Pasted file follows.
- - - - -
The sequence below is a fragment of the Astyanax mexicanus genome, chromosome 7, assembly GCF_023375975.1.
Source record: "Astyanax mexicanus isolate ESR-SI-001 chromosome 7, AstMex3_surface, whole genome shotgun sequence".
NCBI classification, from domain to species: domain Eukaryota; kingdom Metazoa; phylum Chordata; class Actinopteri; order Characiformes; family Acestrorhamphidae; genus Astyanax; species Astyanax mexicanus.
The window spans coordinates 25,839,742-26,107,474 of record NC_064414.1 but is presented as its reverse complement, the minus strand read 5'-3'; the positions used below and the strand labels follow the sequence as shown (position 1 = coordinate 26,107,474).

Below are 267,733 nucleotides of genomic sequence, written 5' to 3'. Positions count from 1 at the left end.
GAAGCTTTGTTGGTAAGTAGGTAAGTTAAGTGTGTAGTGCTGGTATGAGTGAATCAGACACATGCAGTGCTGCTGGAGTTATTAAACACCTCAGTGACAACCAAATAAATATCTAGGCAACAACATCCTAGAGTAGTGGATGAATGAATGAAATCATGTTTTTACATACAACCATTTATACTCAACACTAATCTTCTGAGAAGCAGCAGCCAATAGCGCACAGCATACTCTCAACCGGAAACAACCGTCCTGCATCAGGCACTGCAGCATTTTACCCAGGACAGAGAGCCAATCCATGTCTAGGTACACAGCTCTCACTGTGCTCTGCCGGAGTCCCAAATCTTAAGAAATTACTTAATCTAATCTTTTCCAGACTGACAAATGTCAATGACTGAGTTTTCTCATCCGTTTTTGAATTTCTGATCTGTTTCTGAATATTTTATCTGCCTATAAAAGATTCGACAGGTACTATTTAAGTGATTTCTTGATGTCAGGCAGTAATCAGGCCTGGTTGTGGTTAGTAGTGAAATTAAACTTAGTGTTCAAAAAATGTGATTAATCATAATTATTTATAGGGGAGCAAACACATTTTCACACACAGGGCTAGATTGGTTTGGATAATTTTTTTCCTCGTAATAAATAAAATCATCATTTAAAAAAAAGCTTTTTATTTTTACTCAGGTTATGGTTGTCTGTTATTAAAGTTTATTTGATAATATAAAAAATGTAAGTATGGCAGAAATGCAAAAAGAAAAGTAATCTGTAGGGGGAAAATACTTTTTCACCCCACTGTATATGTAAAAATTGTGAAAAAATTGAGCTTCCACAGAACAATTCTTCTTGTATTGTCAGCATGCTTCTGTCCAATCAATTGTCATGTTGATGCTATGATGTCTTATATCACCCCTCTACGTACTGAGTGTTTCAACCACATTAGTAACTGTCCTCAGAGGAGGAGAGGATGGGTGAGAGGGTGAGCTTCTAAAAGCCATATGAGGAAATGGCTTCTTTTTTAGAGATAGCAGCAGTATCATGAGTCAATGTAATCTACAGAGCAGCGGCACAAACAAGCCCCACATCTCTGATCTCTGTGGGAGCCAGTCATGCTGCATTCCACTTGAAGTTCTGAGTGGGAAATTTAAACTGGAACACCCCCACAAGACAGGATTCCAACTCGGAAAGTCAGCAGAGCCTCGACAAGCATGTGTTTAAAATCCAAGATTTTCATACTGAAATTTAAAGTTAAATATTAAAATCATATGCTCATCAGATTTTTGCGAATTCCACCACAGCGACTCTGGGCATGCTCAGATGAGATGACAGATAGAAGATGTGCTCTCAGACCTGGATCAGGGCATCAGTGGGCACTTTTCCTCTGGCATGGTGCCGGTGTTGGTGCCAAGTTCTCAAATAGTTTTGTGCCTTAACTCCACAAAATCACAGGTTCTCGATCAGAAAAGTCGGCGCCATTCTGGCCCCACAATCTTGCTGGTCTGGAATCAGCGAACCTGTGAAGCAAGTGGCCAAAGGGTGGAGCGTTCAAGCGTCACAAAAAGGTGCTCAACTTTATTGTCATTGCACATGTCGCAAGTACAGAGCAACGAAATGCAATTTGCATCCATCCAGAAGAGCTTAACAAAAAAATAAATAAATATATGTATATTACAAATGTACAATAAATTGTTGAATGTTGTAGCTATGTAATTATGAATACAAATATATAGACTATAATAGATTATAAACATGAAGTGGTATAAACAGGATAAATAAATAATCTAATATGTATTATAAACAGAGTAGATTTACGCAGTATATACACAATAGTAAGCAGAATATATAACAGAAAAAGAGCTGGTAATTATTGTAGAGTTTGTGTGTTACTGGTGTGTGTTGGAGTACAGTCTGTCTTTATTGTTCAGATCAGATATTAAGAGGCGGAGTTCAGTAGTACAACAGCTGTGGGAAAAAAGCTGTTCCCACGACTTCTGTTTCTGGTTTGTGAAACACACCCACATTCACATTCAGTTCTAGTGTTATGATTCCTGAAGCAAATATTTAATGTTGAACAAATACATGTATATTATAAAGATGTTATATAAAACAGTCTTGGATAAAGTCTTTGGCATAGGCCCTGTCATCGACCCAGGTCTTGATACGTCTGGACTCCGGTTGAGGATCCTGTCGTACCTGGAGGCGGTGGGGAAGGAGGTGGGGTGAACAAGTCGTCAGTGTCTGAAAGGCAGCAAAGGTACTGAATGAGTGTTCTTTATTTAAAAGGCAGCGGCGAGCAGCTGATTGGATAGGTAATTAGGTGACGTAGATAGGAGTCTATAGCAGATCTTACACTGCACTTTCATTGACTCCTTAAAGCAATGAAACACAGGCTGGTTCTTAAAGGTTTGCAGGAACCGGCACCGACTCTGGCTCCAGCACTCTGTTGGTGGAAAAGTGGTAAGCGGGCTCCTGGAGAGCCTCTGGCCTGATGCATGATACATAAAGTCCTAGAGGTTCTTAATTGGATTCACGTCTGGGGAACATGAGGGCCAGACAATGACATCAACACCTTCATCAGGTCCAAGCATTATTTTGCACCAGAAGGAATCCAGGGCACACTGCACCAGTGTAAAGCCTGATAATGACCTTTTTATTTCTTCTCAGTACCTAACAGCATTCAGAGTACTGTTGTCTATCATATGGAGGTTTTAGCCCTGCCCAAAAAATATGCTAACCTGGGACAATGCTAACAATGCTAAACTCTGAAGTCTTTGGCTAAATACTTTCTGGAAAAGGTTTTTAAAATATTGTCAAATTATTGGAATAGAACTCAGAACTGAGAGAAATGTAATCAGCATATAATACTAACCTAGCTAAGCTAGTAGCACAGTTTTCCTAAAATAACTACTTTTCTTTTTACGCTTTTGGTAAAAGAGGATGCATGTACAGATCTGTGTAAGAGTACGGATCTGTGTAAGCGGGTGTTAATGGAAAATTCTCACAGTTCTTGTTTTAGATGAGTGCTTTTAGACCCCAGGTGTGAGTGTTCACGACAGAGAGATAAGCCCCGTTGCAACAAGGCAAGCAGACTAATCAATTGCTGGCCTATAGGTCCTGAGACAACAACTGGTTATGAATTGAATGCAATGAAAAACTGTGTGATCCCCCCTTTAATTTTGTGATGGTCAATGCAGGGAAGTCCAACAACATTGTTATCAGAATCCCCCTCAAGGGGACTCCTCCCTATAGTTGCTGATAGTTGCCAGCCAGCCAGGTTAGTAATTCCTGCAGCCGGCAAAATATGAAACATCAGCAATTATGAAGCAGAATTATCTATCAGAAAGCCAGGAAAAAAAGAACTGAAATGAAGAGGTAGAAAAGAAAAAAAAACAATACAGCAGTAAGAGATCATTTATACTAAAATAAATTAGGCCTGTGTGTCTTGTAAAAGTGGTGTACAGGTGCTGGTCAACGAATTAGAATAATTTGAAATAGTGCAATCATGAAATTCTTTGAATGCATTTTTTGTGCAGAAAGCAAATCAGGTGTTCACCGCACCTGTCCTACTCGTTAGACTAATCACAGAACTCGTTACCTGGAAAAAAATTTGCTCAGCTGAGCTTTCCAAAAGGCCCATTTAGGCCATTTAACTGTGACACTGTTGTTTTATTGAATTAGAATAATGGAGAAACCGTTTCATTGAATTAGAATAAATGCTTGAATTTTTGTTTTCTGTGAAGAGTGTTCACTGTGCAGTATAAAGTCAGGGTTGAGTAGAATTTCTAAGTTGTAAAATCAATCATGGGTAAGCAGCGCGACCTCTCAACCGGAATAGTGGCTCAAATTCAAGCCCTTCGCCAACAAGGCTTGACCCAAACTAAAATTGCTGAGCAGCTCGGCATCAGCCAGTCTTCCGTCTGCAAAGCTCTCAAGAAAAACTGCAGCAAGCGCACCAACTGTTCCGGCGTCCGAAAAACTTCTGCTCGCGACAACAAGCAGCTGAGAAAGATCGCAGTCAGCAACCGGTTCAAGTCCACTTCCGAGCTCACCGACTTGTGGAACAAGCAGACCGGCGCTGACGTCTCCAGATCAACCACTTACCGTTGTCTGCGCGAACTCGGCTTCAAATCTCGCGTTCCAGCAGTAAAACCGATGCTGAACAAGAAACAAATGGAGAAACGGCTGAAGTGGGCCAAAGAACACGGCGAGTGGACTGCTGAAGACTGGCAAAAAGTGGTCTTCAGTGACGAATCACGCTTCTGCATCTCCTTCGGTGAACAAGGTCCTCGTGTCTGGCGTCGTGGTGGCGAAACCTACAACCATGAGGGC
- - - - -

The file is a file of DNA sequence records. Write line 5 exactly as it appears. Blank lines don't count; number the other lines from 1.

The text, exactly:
Below are 267,733 nucleotides of genomic sequence, written 5' to 3'. Positions count from 1 at the left end.